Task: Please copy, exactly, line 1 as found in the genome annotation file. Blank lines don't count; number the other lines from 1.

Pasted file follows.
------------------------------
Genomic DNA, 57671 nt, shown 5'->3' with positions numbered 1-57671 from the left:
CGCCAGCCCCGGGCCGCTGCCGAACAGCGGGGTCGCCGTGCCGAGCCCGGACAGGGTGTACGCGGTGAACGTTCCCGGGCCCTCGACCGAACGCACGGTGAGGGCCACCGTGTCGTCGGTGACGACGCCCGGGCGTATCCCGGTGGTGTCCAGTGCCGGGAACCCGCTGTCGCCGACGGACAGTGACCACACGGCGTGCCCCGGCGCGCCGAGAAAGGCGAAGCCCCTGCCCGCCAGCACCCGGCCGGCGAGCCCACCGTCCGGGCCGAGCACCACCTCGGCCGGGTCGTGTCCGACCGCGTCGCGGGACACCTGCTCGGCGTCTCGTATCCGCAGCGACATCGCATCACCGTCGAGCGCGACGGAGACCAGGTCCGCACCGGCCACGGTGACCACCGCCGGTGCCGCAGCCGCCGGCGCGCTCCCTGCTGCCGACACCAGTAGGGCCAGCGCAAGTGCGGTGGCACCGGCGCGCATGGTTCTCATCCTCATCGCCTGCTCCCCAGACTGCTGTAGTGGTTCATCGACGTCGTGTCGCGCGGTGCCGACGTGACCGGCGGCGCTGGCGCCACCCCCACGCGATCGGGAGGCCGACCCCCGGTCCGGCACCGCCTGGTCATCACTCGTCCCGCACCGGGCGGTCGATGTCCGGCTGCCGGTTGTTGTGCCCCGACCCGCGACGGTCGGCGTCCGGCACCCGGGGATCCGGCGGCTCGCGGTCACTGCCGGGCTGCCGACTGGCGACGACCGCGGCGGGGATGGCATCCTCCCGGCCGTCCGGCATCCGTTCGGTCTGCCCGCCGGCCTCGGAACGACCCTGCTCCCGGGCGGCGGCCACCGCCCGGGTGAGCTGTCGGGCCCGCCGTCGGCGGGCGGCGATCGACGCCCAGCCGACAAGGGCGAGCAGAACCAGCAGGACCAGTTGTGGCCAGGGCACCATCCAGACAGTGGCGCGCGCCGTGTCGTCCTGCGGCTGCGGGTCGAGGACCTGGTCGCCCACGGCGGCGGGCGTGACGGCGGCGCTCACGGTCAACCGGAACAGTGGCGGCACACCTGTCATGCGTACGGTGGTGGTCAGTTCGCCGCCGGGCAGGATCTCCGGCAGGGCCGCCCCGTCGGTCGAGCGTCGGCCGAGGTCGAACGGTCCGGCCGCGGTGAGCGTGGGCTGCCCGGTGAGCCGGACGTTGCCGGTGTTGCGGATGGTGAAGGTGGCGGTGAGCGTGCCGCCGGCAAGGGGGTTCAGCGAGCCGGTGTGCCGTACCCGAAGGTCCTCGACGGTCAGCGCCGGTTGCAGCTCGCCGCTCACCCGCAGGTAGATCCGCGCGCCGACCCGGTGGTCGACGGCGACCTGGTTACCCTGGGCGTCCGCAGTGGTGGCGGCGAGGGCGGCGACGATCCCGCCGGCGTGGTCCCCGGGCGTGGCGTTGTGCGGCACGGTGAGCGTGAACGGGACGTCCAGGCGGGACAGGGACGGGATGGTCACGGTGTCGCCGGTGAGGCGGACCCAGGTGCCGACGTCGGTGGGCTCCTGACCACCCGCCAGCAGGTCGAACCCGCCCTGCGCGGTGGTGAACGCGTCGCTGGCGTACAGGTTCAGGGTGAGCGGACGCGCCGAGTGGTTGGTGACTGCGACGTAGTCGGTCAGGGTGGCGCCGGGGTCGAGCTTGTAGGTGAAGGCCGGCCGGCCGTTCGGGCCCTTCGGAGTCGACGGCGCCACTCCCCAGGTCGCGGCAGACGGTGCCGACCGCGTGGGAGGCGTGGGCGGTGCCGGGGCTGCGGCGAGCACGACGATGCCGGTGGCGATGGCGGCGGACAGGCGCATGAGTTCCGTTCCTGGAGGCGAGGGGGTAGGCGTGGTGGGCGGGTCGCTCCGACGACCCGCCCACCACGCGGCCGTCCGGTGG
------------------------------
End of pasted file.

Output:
Genomic DNA, 57671 nt, shown 5'->3' with positions numbered 1-57671 from the left: